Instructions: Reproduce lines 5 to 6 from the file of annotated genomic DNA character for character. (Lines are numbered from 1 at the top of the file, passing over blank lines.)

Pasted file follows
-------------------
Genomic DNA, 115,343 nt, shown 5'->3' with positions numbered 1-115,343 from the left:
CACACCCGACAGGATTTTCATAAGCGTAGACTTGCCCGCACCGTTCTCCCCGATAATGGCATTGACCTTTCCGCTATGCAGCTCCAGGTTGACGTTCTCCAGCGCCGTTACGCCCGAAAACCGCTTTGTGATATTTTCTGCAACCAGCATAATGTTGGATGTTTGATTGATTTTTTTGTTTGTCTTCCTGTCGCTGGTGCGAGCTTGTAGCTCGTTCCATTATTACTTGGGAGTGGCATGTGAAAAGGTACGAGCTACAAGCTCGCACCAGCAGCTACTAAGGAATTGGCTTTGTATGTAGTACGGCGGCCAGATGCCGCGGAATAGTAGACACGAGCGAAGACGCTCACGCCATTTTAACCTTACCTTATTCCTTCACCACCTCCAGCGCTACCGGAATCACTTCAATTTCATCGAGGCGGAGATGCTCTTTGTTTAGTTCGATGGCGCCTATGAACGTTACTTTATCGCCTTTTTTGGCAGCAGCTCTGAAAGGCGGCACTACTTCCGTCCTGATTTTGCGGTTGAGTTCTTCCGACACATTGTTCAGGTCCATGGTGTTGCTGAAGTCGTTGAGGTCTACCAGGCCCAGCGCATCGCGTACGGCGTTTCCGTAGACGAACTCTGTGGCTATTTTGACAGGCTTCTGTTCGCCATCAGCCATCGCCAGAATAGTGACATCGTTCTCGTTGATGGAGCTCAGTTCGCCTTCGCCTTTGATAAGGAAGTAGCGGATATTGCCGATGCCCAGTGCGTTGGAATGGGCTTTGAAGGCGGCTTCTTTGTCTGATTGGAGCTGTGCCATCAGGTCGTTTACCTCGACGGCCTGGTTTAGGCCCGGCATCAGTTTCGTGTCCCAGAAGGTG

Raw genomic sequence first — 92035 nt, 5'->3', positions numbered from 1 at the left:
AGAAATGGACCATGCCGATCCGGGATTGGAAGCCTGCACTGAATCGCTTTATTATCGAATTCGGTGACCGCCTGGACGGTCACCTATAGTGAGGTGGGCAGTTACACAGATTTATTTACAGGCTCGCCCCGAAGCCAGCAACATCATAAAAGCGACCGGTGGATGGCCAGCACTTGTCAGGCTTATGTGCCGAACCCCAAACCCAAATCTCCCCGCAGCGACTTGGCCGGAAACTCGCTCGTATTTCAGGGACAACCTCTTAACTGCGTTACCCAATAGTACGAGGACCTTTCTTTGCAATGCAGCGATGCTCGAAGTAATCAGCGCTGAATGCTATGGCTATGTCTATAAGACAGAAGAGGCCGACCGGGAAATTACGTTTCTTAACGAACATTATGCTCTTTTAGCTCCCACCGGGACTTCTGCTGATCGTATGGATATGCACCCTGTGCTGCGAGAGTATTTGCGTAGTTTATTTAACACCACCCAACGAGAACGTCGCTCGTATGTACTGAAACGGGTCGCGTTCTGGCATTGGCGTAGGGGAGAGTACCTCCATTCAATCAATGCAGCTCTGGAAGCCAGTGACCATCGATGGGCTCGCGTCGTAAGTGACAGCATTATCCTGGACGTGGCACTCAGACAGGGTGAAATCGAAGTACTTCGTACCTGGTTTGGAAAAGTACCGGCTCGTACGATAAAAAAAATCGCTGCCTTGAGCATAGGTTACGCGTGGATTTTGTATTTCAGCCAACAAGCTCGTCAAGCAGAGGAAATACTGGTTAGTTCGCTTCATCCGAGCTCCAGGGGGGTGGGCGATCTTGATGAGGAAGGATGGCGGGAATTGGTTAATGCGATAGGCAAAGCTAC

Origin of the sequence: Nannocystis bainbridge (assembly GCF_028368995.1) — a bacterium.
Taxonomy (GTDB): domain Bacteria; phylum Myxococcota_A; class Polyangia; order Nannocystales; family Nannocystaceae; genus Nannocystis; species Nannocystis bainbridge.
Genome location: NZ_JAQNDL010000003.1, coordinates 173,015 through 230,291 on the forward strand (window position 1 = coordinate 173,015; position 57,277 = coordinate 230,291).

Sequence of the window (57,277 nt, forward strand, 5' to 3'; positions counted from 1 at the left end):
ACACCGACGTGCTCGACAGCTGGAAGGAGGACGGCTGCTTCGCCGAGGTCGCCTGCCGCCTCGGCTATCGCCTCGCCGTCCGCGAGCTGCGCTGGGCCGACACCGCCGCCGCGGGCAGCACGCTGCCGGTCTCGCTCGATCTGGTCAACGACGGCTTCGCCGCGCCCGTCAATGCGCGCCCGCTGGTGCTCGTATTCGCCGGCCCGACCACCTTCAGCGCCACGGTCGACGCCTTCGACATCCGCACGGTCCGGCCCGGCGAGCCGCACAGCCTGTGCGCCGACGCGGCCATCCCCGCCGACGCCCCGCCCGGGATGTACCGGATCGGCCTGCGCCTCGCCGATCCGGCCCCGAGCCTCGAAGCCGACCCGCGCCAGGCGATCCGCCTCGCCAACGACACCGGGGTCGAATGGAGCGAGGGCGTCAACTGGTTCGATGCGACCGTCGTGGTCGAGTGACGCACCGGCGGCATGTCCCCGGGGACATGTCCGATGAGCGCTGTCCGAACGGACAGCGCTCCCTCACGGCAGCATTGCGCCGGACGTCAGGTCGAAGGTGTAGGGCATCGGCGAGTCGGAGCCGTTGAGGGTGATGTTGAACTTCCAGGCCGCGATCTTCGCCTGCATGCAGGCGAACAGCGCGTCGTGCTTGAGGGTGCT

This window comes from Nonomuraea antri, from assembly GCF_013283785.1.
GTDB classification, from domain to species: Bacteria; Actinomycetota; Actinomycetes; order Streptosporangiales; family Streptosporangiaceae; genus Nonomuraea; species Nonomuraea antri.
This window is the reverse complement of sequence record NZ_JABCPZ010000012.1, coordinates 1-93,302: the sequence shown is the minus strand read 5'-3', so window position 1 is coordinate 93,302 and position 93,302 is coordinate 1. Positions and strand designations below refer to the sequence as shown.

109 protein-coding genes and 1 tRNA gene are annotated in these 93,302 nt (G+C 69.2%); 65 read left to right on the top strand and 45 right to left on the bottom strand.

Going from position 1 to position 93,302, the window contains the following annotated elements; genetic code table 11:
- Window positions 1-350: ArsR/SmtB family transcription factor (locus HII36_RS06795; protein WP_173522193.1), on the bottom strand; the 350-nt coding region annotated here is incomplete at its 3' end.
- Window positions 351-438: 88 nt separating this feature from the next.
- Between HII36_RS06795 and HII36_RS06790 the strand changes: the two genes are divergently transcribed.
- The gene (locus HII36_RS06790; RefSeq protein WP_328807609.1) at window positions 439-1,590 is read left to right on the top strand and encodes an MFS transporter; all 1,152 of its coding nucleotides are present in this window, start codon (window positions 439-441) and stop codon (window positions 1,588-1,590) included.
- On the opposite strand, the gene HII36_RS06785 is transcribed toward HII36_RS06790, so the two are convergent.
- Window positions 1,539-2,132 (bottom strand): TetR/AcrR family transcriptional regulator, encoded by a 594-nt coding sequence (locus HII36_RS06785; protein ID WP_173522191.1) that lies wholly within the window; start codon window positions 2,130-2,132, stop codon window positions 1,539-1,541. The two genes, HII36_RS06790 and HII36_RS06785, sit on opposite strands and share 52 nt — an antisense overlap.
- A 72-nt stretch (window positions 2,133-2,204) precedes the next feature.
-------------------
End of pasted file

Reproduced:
Origin of the sequence: Nannocystis bainbridge (assembly GCF_028368995.1) — a bacterium.
Taxonomy (GTDB): domain Bacteria; phylum Myxococcota_A; class Polyangia; order Nannocystales; family Nannocystaceae; genus Nannocystis; species Nannocystis bainbridge.